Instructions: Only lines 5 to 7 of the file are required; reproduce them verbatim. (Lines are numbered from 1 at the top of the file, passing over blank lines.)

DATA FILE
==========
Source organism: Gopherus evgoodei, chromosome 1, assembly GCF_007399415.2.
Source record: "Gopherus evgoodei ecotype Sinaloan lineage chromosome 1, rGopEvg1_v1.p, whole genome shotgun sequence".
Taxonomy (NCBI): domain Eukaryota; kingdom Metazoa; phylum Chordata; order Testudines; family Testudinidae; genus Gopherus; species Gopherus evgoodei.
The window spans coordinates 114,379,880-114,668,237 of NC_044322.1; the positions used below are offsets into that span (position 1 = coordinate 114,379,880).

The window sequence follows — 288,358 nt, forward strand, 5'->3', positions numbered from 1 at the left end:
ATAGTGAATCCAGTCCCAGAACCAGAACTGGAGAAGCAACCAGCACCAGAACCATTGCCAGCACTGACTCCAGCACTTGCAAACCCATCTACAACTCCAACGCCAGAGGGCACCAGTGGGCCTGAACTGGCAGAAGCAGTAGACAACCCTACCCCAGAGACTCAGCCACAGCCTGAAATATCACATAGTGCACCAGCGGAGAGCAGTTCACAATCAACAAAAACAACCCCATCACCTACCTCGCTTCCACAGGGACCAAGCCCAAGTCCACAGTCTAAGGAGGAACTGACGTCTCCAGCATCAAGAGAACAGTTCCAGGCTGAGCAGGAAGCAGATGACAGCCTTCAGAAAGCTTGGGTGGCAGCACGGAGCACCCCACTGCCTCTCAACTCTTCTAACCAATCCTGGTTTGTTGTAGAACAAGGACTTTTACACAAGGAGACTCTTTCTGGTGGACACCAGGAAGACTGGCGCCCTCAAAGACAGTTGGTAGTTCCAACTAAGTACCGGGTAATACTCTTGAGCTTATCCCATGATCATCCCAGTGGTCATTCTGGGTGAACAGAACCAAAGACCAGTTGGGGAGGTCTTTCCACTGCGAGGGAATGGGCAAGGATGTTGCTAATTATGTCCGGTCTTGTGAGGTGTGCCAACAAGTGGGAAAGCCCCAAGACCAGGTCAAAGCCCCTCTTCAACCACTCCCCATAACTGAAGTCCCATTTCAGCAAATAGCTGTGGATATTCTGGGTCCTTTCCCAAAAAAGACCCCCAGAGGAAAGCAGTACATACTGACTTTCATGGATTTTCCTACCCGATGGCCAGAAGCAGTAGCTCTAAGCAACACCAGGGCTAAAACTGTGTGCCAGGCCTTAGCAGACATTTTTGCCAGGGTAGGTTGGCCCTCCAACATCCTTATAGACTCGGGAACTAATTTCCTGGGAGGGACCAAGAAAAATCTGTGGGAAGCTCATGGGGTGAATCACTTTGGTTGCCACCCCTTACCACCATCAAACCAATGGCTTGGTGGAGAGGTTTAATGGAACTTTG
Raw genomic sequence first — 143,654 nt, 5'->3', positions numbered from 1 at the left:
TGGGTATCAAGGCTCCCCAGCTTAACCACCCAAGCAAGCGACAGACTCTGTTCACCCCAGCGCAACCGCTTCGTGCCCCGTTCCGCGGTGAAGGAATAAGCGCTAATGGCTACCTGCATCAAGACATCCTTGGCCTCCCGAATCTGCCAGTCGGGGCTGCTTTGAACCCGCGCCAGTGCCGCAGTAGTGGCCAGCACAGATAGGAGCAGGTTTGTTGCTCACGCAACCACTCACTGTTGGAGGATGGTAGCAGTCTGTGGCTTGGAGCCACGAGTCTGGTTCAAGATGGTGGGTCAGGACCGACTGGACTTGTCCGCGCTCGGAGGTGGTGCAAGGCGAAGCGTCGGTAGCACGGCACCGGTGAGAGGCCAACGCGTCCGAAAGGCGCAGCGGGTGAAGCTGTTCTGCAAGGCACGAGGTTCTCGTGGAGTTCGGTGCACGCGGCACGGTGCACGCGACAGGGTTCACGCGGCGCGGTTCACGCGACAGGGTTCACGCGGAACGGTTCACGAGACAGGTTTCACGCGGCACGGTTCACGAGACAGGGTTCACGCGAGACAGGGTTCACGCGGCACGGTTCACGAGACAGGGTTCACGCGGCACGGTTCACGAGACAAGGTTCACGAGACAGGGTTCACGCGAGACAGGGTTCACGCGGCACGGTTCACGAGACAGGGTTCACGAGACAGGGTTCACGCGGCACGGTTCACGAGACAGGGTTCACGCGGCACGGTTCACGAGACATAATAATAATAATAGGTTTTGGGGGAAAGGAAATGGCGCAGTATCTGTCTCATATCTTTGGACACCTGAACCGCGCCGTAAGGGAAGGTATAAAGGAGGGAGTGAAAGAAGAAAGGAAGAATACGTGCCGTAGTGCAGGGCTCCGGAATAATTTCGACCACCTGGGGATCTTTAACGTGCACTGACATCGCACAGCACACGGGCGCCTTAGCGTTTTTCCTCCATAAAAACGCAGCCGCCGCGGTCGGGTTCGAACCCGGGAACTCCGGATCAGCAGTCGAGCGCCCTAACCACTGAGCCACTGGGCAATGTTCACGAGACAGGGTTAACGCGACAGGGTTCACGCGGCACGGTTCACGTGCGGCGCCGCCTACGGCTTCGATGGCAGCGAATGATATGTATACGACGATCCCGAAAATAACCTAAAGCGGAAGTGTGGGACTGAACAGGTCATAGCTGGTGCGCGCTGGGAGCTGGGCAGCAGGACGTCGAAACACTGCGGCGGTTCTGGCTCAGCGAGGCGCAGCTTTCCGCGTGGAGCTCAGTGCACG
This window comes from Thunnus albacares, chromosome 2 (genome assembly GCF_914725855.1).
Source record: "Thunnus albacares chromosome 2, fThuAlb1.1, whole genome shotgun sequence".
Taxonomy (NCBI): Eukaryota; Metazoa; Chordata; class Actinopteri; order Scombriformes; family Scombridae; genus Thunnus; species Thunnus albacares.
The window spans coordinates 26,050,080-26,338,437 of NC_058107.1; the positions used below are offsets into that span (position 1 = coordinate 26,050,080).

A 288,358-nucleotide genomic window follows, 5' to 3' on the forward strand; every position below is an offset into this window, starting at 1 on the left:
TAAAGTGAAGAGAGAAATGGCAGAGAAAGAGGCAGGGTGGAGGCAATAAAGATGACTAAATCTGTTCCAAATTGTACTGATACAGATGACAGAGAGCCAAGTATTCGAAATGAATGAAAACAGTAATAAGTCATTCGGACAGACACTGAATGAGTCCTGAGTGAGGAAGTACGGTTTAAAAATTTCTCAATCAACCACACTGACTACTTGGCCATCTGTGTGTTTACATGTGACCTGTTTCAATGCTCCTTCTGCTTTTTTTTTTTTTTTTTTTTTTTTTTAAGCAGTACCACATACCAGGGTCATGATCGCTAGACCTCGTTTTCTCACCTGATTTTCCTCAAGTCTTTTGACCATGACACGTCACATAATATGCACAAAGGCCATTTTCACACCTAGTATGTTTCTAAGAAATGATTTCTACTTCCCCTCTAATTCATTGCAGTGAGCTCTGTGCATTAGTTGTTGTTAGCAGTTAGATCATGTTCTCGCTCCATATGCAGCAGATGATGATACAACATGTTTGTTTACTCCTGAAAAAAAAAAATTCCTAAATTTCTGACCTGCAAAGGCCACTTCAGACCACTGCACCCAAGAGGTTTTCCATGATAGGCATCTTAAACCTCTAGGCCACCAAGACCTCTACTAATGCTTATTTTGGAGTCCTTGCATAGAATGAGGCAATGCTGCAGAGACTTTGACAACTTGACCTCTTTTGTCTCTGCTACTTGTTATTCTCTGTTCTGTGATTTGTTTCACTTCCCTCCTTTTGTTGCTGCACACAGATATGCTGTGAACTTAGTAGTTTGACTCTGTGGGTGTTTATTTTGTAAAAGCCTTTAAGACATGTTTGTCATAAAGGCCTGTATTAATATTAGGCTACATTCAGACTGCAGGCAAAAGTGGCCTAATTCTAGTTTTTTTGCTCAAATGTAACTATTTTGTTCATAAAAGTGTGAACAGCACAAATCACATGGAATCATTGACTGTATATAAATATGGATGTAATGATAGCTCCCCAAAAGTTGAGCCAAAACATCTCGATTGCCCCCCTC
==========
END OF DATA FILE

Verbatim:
The window sequence follows — 288,358 nt, forward strand, 5'->3', positions numbered from 1 at the left end:
ATAGTGAATCCAGTCCCAGAACCAGAACTGGAGAAGCAACCAGCACCAGAACCATTGCCAGCACTGACTCCAGCACTTGCAAACCCATCTACAACTCCAACGCCAGAGGGCACCAGTGGGCCTGAACTGGCAGAAGCAGTAGACAACCCTACCCCAGAGACTCAGCCACAGCCTGAAATATCACATAGTGCACCAGCGGAGAGCAGTTCACAATCAACAAAAACAACCCCATCACCTACCTCGCTTCCACAGGGACCAAGCCCAAGTCCACAGTCTAAGGAGGAACTGACGTCTCCAGCATCAAGAGAACAGTTCCAGGCTGAGCAGGAAGCAGATGACAGCCTTCAGAAAGCTTGGGTGGCAGCACGGAGCACCCCACTGCCTCTCAACTCTTCTAACCAATCCTGGTTTGTTGTAGAACAAGGACTTTTACACAAGGAGACTCTTTCTGGTGGACACCAGGAAGACTGGCGCCCTCAAAGACAGTTGGTAGTTCCAACTAAGTACCGGGTAATACTCTTGAGCTTATCCCATGATCATCCCAGTGGTCATTCTGGGTGAACAGAACCAAAGACCAGTTGGGGAGGTCTTTCCACTGCGAGGGAATGGGCAAGGATGTTGCTAATTATGTCCGGTCTTGTGAGGTGTGCCAACAAGTGGGAAAGCCCCAAGACCAGGTCAAAGCCCCTCTTCAACCACTCCCCATAACTGAAGTCCCATTTCAGCAAATAGCTGTGGATATTCTGGGTCCTTTCCCAAAAAAGACCCCCAGAGGAAAGCAGTACATACTGACTTTCATGGATTTTCCTACCCGATGGCCAGAAGCAGTAGCTCTAAGCAACACCAGGGCTAAAACTGTGTGCCAGGCCTTAGCAGACATTTTTGCCAGGGTAGGTTGGCCCTCCAACATCCTTATAGACTCGGGAACTAATTTCCTGGGAGGGACCAAGAAAAATCTGTGGGAAGCTCATGGGGTGAATCACTTTGGTTGCCACCCCTTACCACCATCAAACCAATGGCTTGGTGGAGAGGTTTAATGGAACTTTG
Raw genomic sequence first — 143,654 nt, 5'->3', positions numbered from 1 at the left: